The best times were when I went with him alone, a sarod player and a tabla player for jugalbandi – two principal instruments playing together, or playing off each other in solo riffs, close fretting, tight, competitive rhythmic patterns….all until 3 or 4 in the morning. Ragas never seemed to have a specific starting or ending point. Tuning gradually and progressively turned into the first notes of the alaap, and the raga was over when it was over. No rules.
My guru spoke very little English which helped out my Hindustani a lot; so by the end of my four years in India and three with him, my Hindi was far, far better than my music. I also got to be a part of the Muslim community in Delhi, a very rare thing for foreigners, most of whom fit the stereotype of living within vast houses one no different from the next. I somehow knew that this avenue of music would lead me farther into India than most.
About two months prior to leaving India in 1973, I was invited to a South Indian classical music concert in Delhi; and I had the same reaction as I did to my first raga in 1966. Where have I been? Where has this music been? It was so different from North Indian music – different instruments, the veena, flute, mridungam, kanjira, Jew’s harp, various other percussion instruments, and a swaying, pulsing rhythm that had a completely different feel. It was again, a magical moment. I listened to nothing else during my remaining time in India, searching out South Indian concerts wherever I could. My guru was not of much help, of course, but I was successful nonetheless. I made a number of unnecessary field trips to the South just to hear the music.
And just before leaving, I had my final musical epiphany – ghazals – Indian semi-classical vocals. We were invited via friends to a mehfil, a musical gathering at someone’s home, in this case a very wealthy Indian patron of the arts. She had a protegee, a young girl from Bombay just beginning her musical career. When she started to sing, it was angelic – as pure and beautiful a voice as I and the others had ever heard. It was graceful and lilting, moving from high notes to lower ones with perfect ease and phrasing. She sang two songs and stopped. “More, more…Please!”, we urged; but that was all she knew, she was just beginning, and Mrs. Naag simply wanted us to hear the sweet voice of this girl she had found.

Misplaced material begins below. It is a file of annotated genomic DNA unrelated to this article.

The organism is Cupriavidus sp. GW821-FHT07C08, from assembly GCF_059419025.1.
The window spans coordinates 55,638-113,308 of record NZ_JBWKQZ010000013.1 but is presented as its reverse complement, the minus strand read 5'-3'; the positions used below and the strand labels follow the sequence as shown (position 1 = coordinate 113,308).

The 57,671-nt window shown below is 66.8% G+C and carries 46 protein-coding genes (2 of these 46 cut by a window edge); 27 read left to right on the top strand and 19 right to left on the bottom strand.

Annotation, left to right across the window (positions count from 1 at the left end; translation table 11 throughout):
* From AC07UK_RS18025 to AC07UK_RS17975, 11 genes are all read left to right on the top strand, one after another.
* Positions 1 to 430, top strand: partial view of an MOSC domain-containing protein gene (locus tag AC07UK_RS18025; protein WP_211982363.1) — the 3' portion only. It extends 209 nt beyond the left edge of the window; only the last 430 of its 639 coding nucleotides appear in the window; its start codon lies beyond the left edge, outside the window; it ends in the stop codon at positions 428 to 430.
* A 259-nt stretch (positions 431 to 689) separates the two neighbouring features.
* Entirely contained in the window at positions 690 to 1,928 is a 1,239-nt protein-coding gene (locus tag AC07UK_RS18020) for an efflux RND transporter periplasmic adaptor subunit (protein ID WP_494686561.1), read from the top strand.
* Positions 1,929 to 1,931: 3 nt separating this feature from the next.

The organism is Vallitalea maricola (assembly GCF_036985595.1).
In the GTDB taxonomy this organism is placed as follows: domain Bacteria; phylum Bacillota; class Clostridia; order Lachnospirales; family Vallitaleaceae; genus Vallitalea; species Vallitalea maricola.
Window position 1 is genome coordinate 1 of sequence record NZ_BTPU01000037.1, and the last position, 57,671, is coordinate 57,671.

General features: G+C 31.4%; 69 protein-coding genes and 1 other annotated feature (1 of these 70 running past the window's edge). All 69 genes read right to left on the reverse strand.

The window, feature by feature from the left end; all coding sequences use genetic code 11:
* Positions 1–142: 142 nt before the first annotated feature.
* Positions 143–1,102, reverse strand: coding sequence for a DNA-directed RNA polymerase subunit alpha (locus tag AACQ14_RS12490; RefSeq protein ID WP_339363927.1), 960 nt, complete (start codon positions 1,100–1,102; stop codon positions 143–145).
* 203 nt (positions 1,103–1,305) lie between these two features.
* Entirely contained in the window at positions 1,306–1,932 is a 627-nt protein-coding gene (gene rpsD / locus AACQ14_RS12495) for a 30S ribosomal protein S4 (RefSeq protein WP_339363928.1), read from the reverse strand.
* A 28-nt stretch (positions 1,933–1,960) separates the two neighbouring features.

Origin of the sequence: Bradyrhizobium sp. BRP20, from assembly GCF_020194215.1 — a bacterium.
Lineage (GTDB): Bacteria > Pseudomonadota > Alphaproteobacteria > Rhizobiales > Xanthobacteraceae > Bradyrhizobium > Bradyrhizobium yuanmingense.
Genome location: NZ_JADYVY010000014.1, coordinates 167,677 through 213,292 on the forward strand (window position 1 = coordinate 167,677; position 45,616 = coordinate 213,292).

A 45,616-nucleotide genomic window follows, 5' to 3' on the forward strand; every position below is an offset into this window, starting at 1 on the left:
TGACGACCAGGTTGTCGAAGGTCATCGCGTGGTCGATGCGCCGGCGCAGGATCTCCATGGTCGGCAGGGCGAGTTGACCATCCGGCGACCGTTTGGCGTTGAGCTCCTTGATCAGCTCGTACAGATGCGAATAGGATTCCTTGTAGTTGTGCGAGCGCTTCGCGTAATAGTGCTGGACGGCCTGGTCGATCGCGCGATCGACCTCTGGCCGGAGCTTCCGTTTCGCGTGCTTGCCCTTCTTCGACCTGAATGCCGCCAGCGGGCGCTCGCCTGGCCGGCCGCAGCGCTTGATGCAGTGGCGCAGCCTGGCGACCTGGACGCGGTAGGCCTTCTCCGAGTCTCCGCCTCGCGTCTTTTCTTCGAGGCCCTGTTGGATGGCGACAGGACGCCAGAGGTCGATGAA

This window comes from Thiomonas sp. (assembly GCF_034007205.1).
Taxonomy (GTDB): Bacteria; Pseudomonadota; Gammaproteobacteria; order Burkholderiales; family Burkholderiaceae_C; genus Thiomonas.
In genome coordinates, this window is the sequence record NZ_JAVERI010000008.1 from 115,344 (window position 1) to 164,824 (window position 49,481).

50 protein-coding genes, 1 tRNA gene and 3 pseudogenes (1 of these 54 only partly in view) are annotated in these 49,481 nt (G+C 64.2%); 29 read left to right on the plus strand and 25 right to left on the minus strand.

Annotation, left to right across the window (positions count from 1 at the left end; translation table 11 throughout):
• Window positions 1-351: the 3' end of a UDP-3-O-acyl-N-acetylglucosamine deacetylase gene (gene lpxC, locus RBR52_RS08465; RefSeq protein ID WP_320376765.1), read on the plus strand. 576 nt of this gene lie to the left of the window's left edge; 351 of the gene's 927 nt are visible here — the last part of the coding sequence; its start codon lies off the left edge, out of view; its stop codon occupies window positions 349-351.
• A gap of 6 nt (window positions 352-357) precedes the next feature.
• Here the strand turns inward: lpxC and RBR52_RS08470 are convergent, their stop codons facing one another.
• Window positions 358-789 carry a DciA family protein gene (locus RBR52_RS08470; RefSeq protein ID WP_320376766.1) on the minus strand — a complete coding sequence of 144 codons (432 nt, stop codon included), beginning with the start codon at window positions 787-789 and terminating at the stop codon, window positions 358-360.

I had never paid any attention to Indian popular music. It blared out from every tea stall and bus station; in every restaurant, from loudspeakers at all markets. The female voices were always in falsetto and the vocals simply became part of the noisy street scene of India; but when I heard what real vocals were supposed to be, I was once again transformed. I listened to nothing but ghazals, and over the years after India bought them in India and especially Bangladesh.
I spent only four years in India, but they were probably the most important or influential of my life. India is still with me, very much alive, especially when I hear the music, or smell incense, or Indian cooking. There is too much too tell because there was so much to see, hear, smell, and feel. I had thought that I was through writing about India and my travels, but when I realized that I had not yet written about music, I knew that I simply had been tapping the wrong seam in the mine of my memory.